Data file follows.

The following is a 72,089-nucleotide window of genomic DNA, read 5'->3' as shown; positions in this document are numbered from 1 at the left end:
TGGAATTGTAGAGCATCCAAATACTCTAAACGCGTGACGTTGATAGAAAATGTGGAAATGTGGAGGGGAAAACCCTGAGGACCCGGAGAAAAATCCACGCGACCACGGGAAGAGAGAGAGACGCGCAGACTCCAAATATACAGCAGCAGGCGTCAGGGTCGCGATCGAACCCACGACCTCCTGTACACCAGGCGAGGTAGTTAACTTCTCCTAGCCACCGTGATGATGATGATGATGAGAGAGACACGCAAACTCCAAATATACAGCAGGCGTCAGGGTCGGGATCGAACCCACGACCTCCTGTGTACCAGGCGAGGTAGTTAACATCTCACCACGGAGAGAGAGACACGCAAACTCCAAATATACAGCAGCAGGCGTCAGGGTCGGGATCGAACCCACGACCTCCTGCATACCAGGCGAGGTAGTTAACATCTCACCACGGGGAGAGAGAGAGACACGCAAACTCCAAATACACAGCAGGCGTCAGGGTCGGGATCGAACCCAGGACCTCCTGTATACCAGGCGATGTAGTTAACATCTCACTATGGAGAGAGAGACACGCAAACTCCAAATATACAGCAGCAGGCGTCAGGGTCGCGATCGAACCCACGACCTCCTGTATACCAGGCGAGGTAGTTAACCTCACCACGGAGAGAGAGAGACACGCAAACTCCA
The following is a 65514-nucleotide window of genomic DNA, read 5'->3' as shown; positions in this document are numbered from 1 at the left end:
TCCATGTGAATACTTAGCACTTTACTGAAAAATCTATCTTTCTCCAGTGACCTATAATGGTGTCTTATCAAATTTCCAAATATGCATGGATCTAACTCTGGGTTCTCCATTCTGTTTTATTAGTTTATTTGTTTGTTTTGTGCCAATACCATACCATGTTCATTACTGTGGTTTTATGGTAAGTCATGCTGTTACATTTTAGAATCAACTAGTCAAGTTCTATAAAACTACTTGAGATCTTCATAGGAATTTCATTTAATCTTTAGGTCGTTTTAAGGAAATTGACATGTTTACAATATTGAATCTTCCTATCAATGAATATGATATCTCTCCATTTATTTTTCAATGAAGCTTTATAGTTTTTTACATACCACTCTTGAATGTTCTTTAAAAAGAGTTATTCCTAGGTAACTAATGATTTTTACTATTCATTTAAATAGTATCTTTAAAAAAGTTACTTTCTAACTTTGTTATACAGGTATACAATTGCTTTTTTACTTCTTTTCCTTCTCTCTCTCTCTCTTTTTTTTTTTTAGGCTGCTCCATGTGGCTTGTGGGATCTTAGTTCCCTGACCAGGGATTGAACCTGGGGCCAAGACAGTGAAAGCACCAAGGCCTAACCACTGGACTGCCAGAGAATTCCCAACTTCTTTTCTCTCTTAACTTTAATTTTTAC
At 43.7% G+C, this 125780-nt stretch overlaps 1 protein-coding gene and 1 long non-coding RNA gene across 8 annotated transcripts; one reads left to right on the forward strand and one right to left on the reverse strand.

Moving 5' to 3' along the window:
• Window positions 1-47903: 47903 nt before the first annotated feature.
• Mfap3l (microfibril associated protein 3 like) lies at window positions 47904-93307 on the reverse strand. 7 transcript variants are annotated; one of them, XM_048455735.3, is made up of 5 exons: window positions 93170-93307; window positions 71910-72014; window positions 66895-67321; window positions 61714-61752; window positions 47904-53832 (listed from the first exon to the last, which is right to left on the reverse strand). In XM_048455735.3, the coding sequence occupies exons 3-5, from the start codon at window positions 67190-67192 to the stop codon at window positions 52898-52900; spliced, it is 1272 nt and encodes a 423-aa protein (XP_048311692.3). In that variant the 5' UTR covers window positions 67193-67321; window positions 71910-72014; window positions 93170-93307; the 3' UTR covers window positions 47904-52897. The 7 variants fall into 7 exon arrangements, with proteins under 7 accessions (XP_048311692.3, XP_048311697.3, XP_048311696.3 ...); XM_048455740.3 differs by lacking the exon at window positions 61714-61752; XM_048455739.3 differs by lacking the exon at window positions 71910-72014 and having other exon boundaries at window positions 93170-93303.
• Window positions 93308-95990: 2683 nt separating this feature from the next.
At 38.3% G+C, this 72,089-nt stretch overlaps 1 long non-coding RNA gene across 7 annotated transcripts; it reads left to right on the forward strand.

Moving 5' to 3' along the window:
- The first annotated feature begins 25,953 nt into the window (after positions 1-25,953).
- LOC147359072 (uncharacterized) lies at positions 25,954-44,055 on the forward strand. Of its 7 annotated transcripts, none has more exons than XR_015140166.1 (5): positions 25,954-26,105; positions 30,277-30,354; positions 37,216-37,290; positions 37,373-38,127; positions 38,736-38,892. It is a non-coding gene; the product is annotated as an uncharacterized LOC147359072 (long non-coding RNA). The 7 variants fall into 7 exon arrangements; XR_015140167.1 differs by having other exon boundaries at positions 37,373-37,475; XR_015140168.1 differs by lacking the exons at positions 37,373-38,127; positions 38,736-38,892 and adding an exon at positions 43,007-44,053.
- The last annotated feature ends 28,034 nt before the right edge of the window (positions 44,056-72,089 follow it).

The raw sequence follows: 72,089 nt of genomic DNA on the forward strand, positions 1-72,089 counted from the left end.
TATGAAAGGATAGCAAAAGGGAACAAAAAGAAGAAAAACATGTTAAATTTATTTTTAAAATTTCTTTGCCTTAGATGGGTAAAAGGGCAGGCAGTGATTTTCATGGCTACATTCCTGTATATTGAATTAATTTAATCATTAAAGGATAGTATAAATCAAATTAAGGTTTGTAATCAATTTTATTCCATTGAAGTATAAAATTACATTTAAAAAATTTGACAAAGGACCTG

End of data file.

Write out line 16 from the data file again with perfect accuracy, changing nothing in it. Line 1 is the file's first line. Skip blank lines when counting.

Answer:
TATGAAAGGATAGCAAAAGGGAACAAAAAGAAGAAAAACATGTTAAATTTATTTTTAAAATTTCTTTGCCTTAGATGGGTAAAAGGGCAGGCAGTGATTTTCATGGCTACATTCCTGTATATTGAATTAATTTAATCATTAAAGGATAGTATAAATCAAATTAAGGTTTGTAATCAATTTTATTCCATTGAAGTATAAAATTACATTTAAAAAATTTGACAAAGGACCTG